This [see below] is true! When somebody mistakes me for being one cis gender (pick one, any one) and then switches over to thinking I’m the other cis gender, they fall all over themselves apologizing in embarrassment. When people mistake me for being a cis gender and then switch over to thinking I’m a trans gender, somehow I’m the one who’s being inconsiderate in their eyes. And really, I don’t need people to profusely apologize in any case, I just want a calm self-correction from them and we all can carry on treating each other with dignity and respect.
A great deal of the time people read me as a non gender-conforming woman. Every once in a while I’m read as a young teenage cisgender boy. And sometimes this interesting thing happens: someone reads me as a cisgender male and then figures out that I’m not, and falls all over themselves to apologize. I’ll share a few examples.
It’s on my mind because it happened to me earlier today, so I’ll start with that one. A waiter was taking drink orders and I asked if he had anything local on tap to recommend. He gave me this really weird look and shot a look to the other people at the table. “Ummm…. can I see your ID?” he asked doubtfully, as if certain I wouldn’t be able to produce it. He apparently hadn’t noticed, but I already had it out because I’m used to this treatment. I handed it to him. His face fell and went pale. “Oh… oh my gosh, I’m so sorry. It was the hat.” He touched my shoulder, too, which I thought was creepy… anyway, yeah, as soon as he said “it was the hat” I knew what he meant to say: he (correctly) read me as a boy.
Something similar happened to me in another restaurant setting. A waitress came up to me and the person I was with (also a guy) and greeted us with, “Good evening, gentleman.” I started to get into that very happy mood that only a trans* person who has been read as their correct gender can understand, but it was immediately cut short. She looked right at my face, and that was enough to tell her I was NOT her version of a “gentleman.” As with the waiter earlier today, her face fell and lost some color. “Oh, ma’am, I am soooo sorry. I’m sorry, I just saw you from behind and the hat…” Apparently hats (a beanie today, a baseball cap then) are like magical devices that guarantee you get read as male.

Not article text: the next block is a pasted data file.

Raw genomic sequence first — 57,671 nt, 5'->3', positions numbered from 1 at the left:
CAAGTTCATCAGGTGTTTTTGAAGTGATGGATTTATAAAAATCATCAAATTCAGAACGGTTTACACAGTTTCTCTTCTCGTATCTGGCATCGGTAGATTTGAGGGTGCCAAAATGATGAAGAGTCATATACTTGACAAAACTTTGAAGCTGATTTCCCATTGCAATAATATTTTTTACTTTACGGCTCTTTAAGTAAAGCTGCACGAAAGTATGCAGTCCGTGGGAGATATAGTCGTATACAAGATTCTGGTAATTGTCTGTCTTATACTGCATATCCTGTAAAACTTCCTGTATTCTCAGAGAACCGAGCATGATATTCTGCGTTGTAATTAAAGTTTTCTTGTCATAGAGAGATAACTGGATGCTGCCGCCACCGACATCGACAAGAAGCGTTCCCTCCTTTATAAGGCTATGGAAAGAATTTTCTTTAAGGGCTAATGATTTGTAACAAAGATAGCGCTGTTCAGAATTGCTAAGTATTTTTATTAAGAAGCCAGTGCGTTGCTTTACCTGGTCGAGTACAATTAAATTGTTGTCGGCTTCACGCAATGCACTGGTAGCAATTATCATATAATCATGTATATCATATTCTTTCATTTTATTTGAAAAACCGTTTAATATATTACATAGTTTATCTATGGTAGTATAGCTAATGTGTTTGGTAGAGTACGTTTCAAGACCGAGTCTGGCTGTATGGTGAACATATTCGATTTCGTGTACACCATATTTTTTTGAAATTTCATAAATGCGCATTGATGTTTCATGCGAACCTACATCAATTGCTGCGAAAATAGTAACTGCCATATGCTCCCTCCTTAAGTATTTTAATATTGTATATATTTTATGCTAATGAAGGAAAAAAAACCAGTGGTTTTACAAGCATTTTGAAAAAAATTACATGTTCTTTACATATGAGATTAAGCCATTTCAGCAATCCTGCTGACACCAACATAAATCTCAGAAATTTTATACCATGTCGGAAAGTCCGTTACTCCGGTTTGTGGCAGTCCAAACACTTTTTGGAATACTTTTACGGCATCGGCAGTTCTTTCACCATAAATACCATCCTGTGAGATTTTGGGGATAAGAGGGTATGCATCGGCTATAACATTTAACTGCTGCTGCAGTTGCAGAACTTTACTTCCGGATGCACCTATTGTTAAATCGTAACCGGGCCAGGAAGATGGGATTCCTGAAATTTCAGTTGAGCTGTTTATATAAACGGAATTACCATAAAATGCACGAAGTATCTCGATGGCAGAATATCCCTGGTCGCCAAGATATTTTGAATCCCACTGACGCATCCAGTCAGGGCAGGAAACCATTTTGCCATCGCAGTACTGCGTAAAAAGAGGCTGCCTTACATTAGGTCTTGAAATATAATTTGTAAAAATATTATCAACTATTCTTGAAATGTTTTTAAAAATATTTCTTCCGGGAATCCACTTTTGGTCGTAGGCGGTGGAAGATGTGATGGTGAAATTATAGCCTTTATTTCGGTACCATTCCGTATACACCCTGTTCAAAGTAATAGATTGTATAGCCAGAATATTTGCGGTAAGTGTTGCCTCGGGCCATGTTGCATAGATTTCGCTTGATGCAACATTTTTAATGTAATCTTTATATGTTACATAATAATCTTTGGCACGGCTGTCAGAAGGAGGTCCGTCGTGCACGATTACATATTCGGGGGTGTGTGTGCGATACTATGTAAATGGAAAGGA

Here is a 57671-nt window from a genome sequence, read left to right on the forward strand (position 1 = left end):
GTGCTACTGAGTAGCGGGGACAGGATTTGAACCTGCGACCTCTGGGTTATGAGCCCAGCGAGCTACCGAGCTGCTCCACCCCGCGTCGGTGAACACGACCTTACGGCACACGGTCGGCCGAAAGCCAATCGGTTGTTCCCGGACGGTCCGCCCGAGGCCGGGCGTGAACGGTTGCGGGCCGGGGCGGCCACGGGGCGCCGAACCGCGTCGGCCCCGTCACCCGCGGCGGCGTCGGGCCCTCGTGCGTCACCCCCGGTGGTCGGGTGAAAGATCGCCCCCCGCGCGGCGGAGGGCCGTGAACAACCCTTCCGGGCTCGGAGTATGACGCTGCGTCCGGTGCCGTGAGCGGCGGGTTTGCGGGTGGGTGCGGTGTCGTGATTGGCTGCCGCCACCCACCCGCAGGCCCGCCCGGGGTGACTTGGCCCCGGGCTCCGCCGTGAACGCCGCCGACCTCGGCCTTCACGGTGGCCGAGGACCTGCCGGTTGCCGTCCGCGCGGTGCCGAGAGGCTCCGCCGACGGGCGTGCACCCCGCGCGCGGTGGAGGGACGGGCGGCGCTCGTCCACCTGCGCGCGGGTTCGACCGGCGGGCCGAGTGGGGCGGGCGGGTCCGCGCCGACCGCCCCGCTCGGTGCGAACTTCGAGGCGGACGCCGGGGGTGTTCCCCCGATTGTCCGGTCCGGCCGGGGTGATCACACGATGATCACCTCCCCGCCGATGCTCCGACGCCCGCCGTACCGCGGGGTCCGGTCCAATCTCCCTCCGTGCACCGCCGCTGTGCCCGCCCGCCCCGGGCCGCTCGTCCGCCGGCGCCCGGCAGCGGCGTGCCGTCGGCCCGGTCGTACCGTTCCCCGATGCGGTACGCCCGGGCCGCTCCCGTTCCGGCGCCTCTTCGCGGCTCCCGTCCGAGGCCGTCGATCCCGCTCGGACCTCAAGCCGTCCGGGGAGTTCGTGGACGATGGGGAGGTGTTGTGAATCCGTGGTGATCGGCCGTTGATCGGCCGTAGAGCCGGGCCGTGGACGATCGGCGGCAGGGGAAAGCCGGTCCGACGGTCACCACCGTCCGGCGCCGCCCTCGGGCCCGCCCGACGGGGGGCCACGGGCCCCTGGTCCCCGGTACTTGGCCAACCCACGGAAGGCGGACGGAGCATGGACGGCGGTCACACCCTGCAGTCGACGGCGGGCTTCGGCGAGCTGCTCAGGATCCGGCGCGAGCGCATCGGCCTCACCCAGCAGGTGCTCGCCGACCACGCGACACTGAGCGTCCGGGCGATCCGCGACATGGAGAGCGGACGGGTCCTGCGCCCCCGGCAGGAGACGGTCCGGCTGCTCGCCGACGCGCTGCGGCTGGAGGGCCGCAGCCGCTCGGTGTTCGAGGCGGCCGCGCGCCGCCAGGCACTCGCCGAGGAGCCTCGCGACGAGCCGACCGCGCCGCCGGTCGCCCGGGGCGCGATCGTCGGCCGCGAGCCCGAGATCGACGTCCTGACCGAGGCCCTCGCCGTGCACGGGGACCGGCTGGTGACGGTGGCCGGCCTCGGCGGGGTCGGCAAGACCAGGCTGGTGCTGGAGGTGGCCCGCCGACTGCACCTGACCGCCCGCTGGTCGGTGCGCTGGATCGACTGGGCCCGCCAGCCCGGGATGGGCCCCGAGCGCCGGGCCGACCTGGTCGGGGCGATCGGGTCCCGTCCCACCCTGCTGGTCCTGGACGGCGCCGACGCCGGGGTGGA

In another public setting, a child came up to me and asked if I was a girl or a boy. I love children’s reactions to me, I really do. Before I had time to decide whether or not I was going to lie to save the child from confusion or tell the truth and risk a parent accusing me of being a creep, the mom came over and must have overheard the child’s question, because she was all profuse apologies.
I think what’s funny about these instances is when someone thinks that they’ve misgendered me, they treat it as if they just slapped me in the face, as if it was the rudest, absolutely worst thing one human being could do to another. They act as if they’ve just humiliated me and stripped me of basic dignity. And what’s striking about they way they act about this, is it’s true, it DOES feel that way when I’m REALLY misgendered (read as a woman).
But you know what? When I am actually misgendered by someone who knows that I identify as a man, they don’t seem to see it the same way as misgendering a person who is presumably cisgender. For people who are supportive of me, obviously, they’re apologetic, but it’s not treated as the earth shattering event that it’s treated as in the above examples. For people who aren’t, my request to be spoken to as a man (name, pronouns, etc) is taken as selfish and ridiculous. Imagine I were cisgender and the above examples were cases of actual misgendering. Who would be so rude as to think that my desire to be read as a woman was selfish? I obviously didn’t get angry in the above situations, but what if I had? I imagine they would have assumed I had every right to be angry and hurt and self-conscious about being misgendered. And yet as a transgender person, the fact that really being misgendered DOES make me angry, hurt, and self-conscious is not respected and is often made fun of and misunderstood.
I think it’s something cisgender people should keep in mind. Don’t diminish the effects of misgendering on a person. We clearly understand them—evidence of it is everywhere. All we want is the same respect for our gender that you clearly expect to show to people who aren’t trans*.